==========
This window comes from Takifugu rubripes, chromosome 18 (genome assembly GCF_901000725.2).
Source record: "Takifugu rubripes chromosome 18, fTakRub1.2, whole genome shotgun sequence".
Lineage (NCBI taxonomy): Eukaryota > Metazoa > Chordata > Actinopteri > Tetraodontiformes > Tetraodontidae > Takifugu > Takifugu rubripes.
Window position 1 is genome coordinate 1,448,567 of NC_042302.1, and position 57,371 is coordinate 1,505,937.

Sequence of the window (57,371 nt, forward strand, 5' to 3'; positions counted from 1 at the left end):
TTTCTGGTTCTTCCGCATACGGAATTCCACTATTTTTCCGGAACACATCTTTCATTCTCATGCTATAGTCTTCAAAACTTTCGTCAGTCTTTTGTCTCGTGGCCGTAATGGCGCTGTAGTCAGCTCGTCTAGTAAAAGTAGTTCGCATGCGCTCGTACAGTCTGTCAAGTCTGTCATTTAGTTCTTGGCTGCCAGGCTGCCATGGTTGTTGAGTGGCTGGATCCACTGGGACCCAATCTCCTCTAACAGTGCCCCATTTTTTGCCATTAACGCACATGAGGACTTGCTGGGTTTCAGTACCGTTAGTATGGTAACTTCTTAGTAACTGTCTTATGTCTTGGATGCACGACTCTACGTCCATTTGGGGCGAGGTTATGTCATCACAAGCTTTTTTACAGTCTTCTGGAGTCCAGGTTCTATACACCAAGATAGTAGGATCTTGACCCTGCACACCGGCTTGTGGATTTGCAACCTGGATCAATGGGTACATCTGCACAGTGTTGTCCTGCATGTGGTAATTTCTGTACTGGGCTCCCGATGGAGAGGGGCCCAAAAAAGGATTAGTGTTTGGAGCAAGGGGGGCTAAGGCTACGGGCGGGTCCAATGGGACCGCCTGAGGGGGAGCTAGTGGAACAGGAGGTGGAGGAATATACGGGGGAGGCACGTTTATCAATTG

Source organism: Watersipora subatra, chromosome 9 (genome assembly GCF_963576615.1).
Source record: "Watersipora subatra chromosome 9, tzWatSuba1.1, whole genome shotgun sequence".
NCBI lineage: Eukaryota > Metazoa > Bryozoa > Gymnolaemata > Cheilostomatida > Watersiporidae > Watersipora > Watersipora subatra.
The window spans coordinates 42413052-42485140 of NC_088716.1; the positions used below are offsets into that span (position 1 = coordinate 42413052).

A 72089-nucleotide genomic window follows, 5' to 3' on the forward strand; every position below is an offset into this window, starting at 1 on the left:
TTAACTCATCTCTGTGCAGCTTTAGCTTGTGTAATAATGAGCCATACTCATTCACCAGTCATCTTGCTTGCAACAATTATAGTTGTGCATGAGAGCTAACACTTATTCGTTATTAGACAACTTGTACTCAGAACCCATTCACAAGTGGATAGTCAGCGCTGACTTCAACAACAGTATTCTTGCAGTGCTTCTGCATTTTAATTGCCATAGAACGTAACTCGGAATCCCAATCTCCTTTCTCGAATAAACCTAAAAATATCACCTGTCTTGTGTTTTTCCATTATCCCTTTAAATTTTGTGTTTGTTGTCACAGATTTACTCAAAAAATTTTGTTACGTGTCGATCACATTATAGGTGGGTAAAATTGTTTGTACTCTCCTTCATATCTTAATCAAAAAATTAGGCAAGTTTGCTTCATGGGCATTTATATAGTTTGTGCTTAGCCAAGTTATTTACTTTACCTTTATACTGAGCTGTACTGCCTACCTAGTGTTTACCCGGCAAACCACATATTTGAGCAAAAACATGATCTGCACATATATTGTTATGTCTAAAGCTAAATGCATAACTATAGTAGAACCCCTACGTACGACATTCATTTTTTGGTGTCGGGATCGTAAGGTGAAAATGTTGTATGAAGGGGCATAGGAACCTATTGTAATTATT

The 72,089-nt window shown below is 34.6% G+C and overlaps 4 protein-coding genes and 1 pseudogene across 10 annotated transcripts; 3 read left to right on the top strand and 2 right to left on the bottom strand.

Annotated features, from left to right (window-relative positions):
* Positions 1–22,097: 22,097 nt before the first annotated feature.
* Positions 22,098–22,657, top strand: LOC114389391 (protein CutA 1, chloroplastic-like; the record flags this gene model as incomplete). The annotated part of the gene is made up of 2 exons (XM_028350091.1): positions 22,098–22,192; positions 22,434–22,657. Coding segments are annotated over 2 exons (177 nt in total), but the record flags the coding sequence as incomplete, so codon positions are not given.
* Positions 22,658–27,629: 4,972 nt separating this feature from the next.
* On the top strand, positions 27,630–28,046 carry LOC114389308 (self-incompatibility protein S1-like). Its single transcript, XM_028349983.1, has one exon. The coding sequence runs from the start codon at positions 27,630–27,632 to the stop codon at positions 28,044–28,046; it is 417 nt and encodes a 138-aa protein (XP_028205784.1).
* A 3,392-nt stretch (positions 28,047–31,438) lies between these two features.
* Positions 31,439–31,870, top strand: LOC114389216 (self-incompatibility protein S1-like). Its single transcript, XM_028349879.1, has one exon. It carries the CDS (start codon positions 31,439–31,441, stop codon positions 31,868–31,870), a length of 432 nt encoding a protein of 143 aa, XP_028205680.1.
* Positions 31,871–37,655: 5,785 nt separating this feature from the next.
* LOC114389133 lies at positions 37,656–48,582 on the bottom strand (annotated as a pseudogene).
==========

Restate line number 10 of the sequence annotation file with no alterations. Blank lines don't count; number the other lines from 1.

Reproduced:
The window spans coordinates 42413052-42485140 of NC_088716.1; the positions used below are offsets into that span (position 1 = coordinate 42413052).